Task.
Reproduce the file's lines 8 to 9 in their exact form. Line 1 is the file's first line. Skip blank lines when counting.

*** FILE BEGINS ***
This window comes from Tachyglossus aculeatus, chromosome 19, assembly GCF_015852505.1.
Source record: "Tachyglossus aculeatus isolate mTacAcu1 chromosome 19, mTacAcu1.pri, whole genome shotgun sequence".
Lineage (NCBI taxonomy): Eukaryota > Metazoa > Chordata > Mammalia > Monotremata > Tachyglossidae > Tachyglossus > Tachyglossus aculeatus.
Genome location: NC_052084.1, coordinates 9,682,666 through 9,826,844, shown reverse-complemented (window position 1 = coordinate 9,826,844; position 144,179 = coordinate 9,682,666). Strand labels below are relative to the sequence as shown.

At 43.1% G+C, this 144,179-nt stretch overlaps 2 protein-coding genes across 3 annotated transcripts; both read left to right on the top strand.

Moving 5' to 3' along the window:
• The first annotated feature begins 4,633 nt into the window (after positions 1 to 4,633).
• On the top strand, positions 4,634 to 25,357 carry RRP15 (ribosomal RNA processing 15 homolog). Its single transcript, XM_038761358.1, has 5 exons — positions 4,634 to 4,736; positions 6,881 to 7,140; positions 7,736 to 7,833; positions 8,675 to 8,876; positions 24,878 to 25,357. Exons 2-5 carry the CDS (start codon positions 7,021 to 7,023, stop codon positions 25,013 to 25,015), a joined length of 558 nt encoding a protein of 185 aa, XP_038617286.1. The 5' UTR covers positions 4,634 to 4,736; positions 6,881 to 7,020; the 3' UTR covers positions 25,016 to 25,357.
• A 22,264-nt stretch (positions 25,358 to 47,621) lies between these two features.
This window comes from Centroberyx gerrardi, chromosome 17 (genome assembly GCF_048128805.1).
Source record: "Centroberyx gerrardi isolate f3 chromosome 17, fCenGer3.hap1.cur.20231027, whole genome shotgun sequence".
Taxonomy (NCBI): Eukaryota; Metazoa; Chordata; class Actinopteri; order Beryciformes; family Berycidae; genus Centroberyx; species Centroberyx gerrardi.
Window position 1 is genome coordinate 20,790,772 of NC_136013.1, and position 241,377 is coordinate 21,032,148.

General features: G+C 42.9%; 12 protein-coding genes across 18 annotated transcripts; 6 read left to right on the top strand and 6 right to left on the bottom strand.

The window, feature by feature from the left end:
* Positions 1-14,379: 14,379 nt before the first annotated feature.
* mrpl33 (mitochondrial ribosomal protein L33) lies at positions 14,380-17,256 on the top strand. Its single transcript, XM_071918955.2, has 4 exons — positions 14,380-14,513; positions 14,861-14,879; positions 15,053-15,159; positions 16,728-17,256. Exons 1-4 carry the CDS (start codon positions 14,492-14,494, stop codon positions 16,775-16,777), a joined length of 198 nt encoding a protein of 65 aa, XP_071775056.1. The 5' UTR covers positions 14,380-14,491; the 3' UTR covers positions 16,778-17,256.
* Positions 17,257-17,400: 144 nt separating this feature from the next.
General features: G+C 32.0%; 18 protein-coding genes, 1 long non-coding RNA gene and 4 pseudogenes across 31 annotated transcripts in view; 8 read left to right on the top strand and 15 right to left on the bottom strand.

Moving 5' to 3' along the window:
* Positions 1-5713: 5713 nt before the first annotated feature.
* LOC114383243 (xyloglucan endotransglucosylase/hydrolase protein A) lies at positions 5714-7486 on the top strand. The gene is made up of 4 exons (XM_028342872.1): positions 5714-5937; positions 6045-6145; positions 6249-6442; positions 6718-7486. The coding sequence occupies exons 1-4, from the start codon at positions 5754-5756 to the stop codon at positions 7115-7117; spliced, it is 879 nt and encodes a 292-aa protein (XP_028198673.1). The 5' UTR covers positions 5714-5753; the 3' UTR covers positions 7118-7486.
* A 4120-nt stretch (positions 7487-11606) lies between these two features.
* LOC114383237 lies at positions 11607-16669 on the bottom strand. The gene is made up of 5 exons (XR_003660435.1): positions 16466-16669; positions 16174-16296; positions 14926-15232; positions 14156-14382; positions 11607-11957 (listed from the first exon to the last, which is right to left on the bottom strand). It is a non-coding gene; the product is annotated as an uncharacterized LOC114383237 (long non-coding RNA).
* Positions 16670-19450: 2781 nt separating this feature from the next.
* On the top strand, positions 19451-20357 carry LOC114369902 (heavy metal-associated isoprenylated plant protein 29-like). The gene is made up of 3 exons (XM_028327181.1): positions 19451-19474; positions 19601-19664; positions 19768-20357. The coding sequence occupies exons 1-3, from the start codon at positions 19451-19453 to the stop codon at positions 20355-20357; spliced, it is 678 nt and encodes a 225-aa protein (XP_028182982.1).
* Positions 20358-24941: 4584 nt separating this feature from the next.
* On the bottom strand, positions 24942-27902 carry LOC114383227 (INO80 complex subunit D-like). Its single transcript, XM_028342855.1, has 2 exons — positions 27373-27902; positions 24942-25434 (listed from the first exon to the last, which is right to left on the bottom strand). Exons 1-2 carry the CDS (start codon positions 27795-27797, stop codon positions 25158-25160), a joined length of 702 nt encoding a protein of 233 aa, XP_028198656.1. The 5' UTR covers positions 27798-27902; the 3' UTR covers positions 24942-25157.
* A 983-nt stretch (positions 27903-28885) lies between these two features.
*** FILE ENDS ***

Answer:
• On the top strand, positions 4,634 to 25,357 carry RRP15 (ribosomal RNA processing 15 homolog). Its single transcript, XM_038761358.1, has 5 exons — positions 4,634 to 4,736; positions 6,881 to 7,140; positions 7,736 to 7,833; positions 8,675 to 8,876; positions 24,878 to 25,357. Exons 2-5 carry the CDS (start codon positions 7,021 to 7,023, stop codon positions 25,013 to 25,015), a joined length of 558 nt encoding a protein of 185 aa, XP_038617286.1. The 5' UTR covers positions 4,634 to 4,736; positions 6,881 to 7,020; the 3' UTR covers positions 25,016 to 25,357.
• A 22,264-nt stretch (positions 25,358 to 47,621) lies between these two features.